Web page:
13 Mar 2013
Punta Pargos Marine Turtle Conservation Project
Punta Pargos Marine Turtle Conservation Project 2016-17
Punta Pargos Marine Turtle Conservation Project 2018-19
The Punta Pargos Project was developed to restore, protect and monitor local marine turtle populations; and change imbedded cultural practices of illegal harvesting of marine turtles and eggs.
Punta Pargos, northwestern coast of Costa Rica, currently hosts approximately 40 nesting female endangered Eastern Pacific Green turtles per year, along with smaller numbers of critically-endangered Hawksbill and Leatherback turtles. These populations are severely depleted from more than 30 years of illegal harvest of eggs.
In 1998, Marc and Rachel Ward, U.S. visitors to Punta Pargos, became aware of massive poaching of sea turtle eggs in this area. Subsequent investigations indicated that 99% of the eggs laid on beaches near Punta Pargos were typically poached, and the adult populations had declined dramatically. Although sea turtles and their eggs are protected in Costa Rica, a poor economy and coastal population growth has led to continuation of this disastrous practice.
In 2000, the Wards started protecting a few nests on their own. In subsequent years, they organized Sea Turtles Forever, a small non-profit organization, and obtained permits from the Costa Rican government. STF start hiring local residents (mostly former poachers) to help protect sea turtle nests. STF also realized the importance of educating local youth. Annual programs in the schools have been successful in educating youth of the importance of protecting nesting sea turtles and their eggs.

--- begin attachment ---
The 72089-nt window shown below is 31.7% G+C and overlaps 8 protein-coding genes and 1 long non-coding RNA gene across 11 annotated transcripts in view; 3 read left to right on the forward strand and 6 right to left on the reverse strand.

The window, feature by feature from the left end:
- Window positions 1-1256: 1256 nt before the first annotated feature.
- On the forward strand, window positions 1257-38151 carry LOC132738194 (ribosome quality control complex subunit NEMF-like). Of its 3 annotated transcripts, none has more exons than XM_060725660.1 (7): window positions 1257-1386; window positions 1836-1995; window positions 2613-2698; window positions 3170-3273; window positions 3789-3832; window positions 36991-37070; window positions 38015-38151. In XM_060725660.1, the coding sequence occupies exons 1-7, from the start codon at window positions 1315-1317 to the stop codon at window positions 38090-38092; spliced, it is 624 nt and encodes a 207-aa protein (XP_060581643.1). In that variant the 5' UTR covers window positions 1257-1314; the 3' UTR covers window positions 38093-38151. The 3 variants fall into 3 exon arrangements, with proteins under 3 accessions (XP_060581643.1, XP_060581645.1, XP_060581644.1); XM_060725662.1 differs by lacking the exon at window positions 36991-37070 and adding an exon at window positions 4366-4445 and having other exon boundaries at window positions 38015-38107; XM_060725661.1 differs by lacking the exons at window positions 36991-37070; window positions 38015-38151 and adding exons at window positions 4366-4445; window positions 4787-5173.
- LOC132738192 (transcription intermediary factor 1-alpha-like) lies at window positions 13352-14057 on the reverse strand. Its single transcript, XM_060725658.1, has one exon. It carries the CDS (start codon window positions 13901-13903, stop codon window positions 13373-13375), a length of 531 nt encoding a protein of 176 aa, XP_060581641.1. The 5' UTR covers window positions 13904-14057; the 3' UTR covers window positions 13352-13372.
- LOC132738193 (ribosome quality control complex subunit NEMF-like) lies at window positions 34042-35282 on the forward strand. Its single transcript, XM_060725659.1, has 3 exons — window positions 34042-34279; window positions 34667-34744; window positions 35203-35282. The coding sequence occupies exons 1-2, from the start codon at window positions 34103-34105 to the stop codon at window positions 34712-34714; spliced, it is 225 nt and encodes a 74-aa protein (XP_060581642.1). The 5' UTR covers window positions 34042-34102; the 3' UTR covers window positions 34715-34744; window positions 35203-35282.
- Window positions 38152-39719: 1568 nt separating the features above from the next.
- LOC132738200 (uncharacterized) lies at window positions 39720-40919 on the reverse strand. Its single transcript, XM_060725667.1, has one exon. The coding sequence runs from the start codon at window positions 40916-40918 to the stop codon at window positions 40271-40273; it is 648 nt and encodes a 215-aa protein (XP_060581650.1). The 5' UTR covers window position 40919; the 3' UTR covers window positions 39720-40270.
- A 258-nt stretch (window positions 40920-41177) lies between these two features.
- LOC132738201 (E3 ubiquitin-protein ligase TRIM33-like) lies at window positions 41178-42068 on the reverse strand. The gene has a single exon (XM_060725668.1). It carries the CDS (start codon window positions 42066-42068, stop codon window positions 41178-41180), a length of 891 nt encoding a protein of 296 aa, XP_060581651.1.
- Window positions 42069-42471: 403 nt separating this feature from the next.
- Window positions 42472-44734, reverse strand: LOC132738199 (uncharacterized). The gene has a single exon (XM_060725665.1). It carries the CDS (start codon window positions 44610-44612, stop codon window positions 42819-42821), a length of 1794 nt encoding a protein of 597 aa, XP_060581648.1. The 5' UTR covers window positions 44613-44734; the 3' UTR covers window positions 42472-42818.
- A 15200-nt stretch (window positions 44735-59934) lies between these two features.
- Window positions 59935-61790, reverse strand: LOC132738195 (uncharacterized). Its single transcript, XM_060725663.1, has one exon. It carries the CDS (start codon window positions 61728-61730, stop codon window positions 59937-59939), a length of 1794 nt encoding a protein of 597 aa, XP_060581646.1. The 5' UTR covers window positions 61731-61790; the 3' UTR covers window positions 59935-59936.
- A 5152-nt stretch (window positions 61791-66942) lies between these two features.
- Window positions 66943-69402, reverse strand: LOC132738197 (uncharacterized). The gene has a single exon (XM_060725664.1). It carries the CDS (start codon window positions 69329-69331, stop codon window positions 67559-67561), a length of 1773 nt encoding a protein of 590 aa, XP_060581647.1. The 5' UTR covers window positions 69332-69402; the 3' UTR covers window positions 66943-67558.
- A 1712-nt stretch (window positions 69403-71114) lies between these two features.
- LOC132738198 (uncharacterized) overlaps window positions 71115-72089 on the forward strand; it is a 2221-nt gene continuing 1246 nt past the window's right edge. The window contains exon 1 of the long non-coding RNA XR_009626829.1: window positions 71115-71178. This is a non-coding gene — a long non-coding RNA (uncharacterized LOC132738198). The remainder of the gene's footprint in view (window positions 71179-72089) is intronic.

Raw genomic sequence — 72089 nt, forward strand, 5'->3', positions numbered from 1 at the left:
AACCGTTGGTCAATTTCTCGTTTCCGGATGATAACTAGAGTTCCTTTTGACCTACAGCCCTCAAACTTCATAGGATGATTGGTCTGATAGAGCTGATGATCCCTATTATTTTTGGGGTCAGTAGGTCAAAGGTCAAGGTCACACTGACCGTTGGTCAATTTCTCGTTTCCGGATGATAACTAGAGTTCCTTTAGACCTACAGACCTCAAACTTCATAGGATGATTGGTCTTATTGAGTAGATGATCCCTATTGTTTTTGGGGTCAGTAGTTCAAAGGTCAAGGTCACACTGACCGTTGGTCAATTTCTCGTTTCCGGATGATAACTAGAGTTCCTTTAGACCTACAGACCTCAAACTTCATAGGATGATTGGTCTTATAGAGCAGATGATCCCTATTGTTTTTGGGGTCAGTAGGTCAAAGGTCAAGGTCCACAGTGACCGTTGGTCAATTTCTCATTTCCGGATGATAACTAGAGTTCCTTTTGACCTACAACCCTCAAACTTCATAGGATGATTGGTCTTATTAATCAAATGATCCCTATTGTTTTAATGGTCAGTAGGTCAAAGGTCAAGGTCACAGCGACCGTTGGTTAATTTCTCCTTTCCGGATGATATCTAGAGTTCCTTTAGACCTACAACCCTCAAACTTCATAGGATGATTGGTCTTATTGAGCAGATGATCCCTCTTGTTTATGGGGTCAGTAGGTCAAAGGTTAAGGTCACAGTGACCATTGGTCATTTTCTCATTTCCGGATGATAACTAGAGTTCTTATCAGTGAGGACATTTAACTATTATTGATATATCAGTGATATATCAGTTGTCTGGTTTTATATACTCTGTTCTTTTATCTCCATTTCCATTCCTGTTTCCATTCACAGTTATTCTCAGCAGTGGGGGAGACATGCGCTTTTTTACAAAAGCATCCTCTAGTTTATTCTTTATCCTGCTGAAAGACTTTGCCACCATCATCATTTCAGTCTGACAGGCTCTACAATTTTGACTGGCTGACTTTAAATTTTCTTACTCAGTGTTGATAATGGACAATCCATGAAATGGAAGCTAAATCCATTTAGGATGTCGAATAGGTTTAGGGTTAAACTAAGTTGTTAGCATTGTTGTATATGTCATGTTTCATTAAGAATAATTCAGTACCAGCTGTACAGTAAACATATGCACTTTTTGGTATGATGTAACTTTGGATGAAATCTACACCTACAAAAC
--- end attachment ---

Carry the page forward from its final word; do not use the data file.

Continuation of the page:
Through great passion, commitment, and personal sacrifice, the Wards have been able to make important connections to community leaders and even employ former poachers in the conservation effort. STF is starting to turn the tide towards a culture of sea turtle conservation in northwestern Costa Rica.
The focus of the STF project is to restore and monitor sea turtle populations in the Punta Pargos area. We propose to accomplish this through beach monitoring patrols; tagging and collecting data on nesting females, their eggs and hatchlings; educating the local community; and supporting conservation tourism. Building on past success, this approach could be expanded to other nesting beaches along the western coast.